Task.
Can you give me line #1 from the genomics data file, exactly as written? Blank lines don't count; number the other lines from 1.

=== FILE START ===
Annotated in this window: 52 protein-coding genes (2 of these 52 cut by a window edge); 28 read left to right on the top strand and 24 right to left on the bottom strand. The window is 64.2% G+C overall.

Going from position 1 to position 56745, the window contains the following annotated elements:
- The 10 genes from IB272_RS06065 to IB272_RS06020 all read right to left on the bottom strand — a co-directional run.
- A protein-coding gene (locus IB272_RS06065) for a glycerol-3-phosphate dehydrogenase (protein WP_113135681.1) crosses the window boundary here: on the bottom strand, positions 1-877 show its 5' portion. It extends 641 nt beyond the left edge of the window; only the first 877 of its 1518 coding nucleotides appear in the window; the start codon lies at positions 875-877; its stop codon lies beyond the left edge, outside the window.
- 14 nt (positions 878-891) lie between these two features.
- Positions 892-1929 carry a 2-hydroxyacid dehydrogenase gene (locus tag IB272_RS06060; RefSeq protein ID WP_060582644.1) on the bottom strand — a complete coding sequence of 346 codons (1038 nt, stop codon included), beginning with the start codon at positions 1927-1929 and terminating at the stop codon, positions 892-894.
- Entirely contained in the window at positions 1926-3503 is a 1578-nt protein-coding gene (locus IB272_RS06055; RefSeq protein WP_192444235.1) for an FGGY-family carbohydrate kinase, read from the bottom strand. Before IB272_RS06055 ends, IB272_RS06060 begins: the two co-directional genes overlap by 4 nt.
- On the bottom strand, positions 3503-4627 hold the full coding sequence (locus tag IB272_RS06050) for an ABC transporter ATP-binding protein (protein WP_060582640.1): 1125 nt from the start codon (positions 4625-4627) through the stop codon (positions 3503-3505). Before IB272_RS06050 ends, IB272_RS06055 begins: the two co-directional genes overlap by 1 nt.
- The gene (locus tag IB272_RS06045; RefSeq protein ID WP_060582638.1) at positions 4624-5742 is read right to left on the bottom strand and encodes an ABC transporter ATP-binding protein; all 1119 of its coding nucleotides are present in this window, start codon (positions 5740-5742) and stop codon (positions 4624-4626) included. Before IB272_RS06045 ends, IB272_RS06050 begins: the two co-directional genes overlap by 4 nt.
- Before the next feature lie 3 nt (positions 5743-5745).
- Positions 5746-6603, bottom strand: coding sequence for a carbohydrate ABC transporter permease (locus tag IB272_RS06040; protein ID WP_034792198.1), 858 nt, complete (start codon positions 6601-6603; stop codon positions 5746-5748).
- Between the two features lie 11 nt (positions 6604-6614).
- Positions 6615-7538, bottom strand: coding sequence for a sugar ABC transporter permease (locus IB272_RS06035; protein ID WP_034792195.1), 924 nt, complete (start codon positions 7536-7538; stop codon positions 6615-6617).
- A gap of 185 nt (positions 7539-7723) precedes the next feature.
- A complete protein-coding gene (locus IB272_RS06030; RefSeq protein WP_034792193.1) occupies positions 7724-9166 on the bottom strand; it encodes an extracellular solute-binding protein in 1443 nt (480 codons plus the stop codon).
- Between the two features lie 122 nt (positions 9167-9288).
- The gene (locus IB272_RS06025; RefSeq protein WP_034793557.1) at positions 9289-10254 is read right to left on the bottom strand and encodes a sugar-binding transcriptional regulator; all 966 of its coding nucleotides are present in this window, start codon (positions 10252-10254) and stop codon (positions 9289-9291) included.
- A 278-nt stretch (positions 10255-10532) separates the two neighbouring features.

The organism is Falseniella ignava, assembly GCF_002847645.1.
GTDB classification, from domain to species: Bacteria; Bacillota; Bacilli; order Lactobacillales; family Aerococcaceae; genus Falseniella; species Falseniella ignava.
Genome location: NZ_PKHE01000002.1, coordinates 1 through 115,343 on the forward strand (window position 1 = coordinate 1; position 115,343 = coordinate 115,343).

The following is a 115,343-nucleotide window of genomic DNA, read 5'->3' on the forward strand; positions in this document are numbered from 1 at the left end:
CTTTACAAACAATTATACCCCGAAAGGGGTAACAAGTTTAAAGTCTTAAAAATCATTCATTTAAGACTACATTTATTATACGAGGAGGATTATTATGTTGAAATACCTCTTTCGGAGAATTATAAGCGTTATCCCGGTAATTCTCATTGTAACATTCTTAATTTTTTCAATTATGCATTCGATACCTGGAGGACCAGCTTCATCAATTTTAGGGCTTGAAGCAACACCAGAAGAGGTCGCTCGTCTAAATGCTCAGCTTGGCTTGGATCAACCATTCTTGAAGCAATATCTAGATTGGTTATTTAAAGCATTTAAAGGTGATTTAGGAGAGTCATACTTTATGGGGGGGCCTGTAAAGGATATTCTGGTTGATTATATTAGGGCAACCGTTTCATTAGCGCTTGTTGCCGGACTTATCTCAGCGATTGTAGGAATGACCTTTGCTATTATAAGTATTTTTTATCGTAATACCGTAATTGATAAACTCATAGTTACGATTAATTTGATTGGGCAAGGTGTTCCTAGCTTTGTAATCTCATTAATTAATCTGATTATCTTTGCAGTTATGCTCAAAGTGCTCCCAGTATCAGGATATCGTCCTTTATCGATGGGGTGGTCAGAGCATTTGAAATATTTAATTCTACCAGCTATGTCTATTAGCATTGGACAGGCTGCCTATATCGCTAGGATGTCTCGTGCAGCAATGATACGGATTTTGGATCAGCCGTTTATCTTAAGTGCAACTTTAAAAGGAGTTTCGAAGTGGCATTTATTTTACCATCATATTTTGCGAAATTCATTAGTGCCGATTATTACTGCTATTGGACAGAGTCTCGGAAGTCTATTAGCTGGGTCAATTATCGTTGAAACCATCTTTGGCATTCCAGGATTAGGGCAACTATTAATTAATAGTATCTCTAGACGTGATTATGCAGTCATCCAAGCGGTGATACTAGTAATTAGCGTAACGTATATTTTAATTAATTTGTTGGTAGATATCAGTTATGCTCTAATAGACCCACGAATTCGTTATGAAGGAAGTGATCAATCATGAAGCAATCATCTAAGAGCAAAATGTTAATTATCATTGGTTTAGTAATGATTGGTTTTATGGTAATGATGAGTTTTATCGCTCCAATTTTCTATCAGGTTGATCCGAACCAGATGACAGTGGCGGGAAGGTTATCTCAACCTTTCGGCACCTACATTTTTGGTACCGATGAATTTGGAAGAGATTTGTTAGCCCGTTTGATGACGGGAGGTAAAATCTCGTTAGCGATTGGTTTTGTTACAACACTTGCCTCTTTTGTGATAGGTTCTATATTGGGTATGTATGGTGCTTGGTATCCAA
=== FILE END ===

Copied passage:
Annotated in this window: 52 protein-coding genes (2 of these 52 cut by a window edge); 28 read left to right on the top strand and 24 right to left on the bottom strand. The window is 64.2% G+C overall.